Stitch of the Month
May 2005: 6 x 6s
by Sharon G
In many canvases sold today, one common motif is areas painted in blocks of 6s. Checkered borders and scattered checkered areas are very popular.
I would like to present a few possibilities for needlepointing 6 x 6s. When you've had enough of Scotch stitch and tent, it is time to try something different. In the future months I will show some other possibilities for 6 x 6s.
May's stitch is very useful in creating a border, a background, tiles, walls or walkways, and even in many abstract and geometric designs. If you are choosing to do it for a background, I would suggest selecting a monochromatic color scheme.
One emerging trend in needlepoint is as I like to call it, to "emboss" stitches with a fine metallic such as Kreinik blending filament, Accentuate or Bijoux.
The threads I used in the stitch sample (taken from a painted canvas I am working on) are Gloriana silk, Bijoux and Kreinik Serica and Mori. I also used a #11 Sundance bead. You can substitute any similar thread and have an equally pleasing effect.
Step 1, Diagram 1: In the first step (shown in Diagram 1, charted in yellow) place the diagonal stitches using 2 strands of Gloriana silk or any thread of similar weight to standard floss. Pay attention to the angle of the stitches. Note that you can expand this from a 6 x 6 to any size by adjusting the size of the stitches.
If you are looking for a nice open background, you can stop at Step 1. This step is a nice stitch on its own.
Step 2, Diagram 2: Diagram 2 shows the cross stitches in the corners and the first step of tramé couching framing the motif.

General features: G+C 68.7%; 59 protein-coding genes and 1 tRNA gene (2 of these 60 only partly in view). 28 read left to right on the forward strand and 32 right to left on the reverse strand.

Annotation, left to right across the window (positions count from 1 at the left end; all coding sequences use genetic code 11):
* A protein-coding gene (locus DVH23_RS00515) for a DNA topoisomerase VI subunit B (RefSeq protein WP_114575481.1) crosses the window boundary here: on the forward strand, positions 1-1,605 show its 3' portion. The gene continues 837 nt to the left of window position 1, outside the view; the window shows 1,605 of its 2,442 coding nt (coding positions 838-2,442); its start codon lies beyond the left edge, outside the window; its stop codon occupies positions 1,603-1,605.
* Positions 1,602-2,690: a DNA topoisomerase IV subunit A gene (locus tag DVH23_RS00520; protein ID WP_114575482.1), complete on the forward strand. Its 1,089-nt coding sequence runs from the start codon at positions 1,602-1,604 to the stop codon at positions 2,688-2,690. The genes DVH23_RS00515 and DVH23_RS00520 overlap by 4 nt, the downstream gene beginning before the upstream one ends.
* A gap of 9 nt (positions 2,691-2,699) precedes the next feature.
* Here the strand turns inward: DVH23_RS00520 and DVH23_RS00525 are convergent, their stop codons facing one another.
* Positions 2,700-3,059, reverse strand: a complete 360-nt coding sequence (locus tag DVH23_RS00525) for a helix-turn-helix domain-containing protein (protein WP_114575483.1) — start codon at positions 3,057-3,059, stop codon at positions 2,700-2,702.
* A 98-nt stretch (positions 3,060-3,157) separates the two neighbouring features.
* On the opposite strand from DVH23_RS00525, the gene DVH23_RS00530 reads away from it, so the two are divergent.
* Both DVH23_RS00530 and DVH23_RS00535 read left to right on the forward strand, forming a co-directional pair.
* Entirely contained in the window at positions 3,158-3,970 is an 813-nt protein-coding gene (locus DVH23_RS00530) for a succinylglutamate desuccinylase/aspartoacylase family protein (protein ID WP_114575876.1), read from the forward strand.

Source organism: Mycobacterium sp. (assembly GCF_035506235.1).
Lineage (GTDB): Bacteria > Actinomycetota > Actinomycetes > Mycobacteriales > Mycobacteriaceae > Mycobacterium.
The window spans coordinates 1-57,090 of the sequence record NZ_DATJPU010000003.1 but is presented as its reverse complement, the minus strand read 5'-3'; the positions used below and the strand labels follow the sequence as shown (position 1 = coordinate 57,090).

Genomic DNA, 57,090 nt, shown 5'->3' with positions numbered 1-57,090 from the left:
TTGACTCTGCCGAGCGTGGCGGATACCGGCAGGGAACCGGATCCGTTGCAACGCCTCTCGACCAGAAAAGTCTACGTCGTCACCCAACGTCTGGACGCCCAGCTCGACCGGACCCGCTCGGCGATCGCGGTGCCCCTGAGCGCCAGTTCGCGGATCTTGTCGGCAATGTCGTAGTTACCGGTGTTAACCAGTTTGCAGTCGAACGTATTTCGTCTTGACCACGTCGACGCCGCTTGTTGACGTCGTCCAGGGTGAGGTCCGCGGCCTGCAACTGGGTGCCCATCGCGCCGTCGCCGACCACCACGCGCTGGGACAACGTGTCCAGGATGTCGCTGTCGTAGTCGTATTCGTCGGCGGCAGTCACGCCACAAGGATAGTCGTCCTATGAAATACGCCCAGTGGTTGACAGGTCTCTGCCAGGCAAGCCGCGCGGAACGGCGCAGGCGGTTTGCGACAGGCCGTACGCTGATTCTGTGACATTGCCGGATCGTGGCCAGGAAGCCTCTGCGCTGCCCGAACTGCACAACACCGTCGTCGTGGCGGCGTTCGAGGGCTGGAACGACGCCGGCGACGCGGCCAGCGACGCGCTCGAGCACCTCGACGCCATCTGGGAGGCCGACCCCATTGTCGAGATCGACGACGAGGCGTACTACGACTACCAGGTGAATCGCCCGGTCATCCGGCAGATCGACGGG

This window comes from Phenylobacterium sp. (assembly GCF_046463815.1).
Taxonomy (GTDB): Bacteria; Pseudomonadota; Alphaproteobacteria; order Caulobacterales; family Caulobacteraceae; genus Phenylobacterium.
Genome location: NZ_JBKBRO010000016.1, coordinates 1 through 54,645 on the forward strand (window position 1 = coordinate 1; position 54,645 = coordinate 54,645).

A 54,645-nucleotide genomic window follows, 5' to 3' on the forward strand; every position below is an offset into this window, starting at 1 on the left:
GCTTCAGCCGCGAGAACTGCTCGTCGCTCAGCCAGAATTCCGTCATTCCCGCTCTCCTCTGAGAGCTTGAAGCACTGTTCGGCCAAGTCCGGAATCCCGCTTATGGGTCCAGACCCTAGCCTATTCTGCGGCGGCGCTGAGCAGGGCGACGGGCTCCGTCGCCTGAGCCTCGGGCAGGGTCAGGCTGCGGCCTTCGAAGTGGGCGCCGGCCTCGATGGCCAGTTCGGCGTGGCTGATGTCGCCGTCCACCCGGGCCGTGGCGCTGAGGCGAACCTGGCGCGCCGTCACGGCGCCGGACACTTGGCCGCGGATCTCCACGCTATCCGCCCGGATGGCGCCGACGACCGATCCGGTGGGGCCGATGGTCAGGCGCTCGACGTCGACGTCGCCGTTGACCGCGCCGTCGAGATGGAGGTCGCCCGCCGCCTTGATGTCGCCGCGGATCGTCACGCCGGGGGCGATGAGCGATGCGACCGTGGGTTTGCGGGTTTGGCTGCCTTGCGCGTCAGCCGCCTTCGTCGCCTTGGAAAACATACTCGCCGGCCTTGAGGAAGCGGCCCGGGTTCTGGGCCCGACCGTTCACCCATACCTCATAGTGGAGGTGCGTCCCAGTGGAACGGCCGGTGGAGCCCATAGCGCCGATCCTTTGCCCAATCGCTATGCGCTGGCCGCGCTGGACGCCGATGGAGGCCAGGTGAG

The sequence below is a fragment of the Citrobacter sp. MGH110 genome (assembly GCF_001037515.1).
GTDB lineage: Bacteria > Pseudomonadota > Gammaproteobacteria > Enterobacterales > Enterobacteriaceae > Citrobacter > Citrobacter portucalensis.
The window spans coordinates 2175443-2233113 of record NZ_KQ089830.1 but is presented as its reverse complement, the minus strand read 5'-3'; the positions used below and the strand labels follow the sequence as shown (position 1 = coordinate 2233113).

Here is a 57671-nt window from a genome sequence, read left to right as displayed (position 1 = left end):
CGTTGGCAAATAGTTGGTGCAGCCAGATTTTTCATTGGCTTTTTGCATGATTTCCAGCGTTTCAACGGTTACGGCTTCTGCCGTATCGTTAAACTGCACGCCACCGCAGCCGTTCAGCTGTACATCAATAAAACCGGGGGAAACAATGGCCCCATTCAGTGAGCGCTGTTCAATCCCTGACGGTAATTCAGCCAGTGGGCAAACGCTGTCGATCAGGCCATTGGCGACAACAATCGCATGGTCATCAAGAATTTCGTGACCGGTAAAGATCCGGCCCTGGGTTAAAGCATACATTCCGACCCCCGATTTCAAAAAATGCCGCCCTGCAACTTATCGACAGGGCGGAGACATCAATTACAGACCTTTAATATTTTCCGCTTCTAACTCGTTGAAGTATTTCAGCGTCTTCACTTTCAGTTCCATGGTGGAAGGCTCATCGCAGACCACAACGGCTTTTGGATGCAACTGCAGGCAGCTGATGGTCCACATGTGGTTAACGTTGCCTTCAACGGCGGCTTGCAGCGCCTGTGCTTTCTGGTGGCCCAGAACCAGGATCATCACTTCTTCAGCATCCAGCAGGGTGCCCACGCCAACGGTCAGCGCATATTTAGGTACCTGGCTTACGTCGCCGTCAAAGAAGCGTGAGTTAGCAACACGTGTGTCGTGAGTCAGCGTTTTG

I used Kreinik Serica for the cross stitches and the long stitches, which are the first step in the tramé couching. This step is shown in light green in Diagram 2.
Step 3, Diagram 3: Diagram 3 shows the couching. I used 1 strand of Kreinik Mori for this step. It is shown in dark green.
In Diagram 4, I used Bijoux to outline the motifs. You can select any similar-weight metallic. This step is shown in red. I like how the fine metallic adds a bit of elegance to the stitch. If you do not want this subtle glitz, this step can be eliminated or done with one strand of floss. I think it give a finished look to the stitch.
Step 5, Diagram 5: Diagram 5 illustrates the addition of a bead. I used a #11 Sundance bead and attached it with a cross stitch. The bead sits in a hole, not on an intersection. I wanted the bead to lie straight and not at the traditional angle. In this particular area, I wanted no sense of motion. Placing the bead at the traditional angle would give it motion. The best way to set the bead in a hole is to attach it with a cross stitch. A #11 bead will fill up the hole and almost cover up the four intersections surrounding the hole.
See you next month.
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